Mal Pais is a small fishing village on the southern tip of the Nicoya Peninsula, Costa Rica. From its southern limit at the Cabo Blanco National Park it extends north for around 4 km, until joining the neighboring village of Santa Teresa. While in recent years Santa Teresa has become a bustling surf town, Mal Pais has retained its laid-back vibe and appeals more to nature lovers and tranquilty seekers.
Mal Pais, also written Malpais, means “Bad Land” in English and there are various theories about the origin of that name. It could refer to a special stone found in Malpais which the Chorotega Indians called “Mah Pah”, or maybe it was called a bad land because of its rocky coastline. Whatever the reason, the name isn’t justified. Mal Pais is blessed with a picturesque landscape, and the world class surf of Playa Carmen attracts surfers from all over the world.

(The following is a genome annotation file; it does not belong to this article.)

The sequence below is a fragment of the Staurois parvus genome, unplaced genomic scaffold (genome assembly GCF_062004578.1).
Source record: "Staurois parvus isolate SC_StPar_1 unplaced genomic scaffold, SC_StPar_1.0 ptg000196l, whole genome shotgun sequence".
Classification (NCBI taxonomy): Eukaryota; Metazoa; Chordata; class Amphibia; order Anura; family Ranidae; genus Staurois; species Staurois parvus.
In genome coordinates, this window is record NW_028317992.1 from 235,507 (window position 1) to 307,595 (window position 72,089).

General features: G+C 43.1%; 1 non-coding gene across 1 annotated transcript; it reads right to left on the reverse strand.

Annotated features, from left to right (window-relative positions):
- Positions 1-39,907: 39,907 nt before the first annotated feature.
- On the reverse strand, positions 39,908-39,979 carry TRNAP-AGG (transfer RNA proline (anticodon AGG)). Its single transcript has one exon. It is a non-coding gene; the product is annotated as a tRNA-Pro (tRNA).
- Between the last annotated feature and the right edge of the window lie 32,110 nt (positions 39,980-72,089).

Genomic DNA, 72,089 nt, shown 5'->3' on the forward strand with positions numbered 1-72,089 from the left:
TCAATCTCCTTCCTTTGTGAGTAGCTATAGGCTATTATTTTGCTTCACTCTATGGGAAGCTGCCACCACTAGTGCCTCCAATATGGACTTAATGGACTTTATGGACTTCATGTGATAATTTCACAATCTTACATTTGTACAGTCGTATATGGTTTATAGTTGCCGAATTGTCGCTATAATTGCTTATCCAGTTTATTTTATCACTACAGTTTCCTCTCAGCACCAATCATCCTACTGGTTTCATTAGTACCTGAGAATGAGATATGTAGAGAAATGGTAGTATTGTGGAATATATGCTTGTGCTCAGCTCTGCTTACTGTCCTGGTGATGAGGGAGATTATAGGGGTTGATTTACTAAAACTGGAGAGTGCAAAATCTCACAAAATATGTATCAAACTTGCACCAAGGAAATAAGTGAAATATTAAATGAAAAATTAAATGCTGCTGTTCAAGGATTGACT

In former times, before Santa Teresa became the rage of the surfing crowds, the whole area was rather known as Mal Pais. When Santa Teresa was still an agricultural area, the first resorts, hotels and restaurants opened in Mal Pais. Around the turn of millennium however, developers started to promote Santa Teresa as the surf beach to be and with dizzying speed it morphed into a bustling beach village. In Mal Pais however life continued its slow pace and still today much of the jungle and nature is preserved.
The limit between the villages of Mal Pais and Santa Teresa is the road from Cobano down to the beach of Playa Carmen. Here the difference between the two neighborhoods is easy to see: to your left a rocky coastline with few people curls down until the Cabo Blanco National Park, while to your right extends the vast sandy beach of Santa Teresa, busy with surfers and beach walkers. A few paces up from the beach, at the road intersection “El Cruze”, you also see Santa Teresa’s commercial activity and traffic to your right, and to the left the calm road that leads to Mal Pais.